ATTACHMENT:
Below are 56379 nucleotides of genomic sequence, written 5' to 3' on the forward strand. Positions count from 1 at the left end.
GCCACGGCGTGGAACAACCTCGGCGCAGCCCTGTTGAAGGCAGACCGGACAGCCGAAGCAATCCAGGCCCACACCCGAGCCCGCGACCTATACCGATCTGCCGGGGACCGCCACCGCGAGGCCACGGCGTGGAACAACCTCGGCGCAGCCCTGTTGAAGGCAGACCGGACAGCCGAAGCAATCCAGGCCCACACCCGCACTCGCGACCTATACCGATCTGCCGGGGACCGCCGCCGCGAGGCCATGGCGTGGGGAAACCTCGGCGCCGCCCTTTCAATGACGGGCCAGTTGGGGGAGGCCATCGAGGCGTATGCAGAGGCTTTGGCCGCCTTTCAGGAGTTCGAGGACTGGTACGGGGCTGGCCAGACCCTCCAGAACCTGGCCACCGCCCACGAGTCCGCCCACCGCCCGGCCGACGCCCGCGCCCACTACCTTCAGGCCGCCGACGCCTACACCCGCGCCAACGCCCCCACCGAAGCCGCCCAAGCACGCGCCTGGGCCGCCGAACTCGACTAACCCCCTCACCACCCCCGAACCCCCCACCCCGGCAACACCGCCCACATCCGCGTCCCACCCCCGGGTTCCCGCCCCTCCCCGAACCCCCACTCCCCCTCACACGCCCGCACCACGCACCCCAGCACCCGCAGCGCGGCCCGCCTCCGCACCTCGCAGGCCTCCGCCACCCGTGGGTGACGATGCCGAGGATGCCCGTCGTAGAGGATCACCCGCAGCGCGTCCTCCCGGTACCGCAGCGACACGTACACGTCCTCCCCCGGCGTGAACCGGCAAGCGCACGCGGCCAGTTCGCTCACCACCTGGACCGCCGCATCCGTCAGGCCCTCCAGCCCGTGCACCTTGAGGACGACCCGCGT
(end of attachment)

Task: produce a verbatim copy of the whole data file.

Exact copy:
Below are 56379 nucleotides of genomic sequence, written 5' to 3' on the forward strand. Positions count from 1 at the left end.
GCCACGGCGTGGAACAACCTCGGCGCAGCCCTGTTGAAGGCAGACCGGACAGCCGAAGCAATCCAGGCCCACACCCGAGCCCGCGACCTATACCGATCTGCCGGGGACCGCCACCGCGAGGCCACGGCGTGGAACAACCTCGGCGCAGCCCTGTTGAAGGCAGACCGGACAGCCGAAGCAATCCAGGCCCACACCCGCACTCGCGACCTATACCGATCTGCCGGGGACCGCCGCCGCGAGGCCATGGCGTGGGGAAACCTCGGCGCCGCCCTTTCAATGACGGGCCAGTTGGGGGAGGCCATCGAGGCGTATGCAGAGGCTTTGGCCGCCTTTCAGGAGTTCGAGGACTGGTACGGGGCTGGCCAGACCCTCCAGAACCTGGCCACCGCCCACGAGTCCGCCCACCGCCCGGCCGACGCCCGCGCCCACTACCTTCAGGCCGCCGACGCCTACACCCGCGCCAACGCCCCCACCGAAGCCGCCCAAGCACGCGCCTGGGCCGCCGAACTCGACTAACCCCCTCACCACCCCCGAACCCCCCACCCCGGCAACACCGCCCACATCCGCGTCCCACCCCCGGGTTCCCGCCCCTCCCCGAACCCCCACTCCCCCTCACACGCCCGCACCACGCACCCCAGCACCCGCAGCGCGGCCCGCCTCCGCACCTCGCAGGCCTCCGCCACCCGTGGGTGACGATGCCGAGGATGCCCGTCGTAGAGGATCACCCGCAGCGCGTCCTCCCGGTACCGCAGCGACACGTACACGTCCTCCCCCGGCGTGAACCGGCAAGCGCACGCGGCCAGTTCGCTCACCACCTGGACCGCCGCATCCGTCAGGCCCTCCAGCCCGTGCACCTTGAGGACGACCCGCGT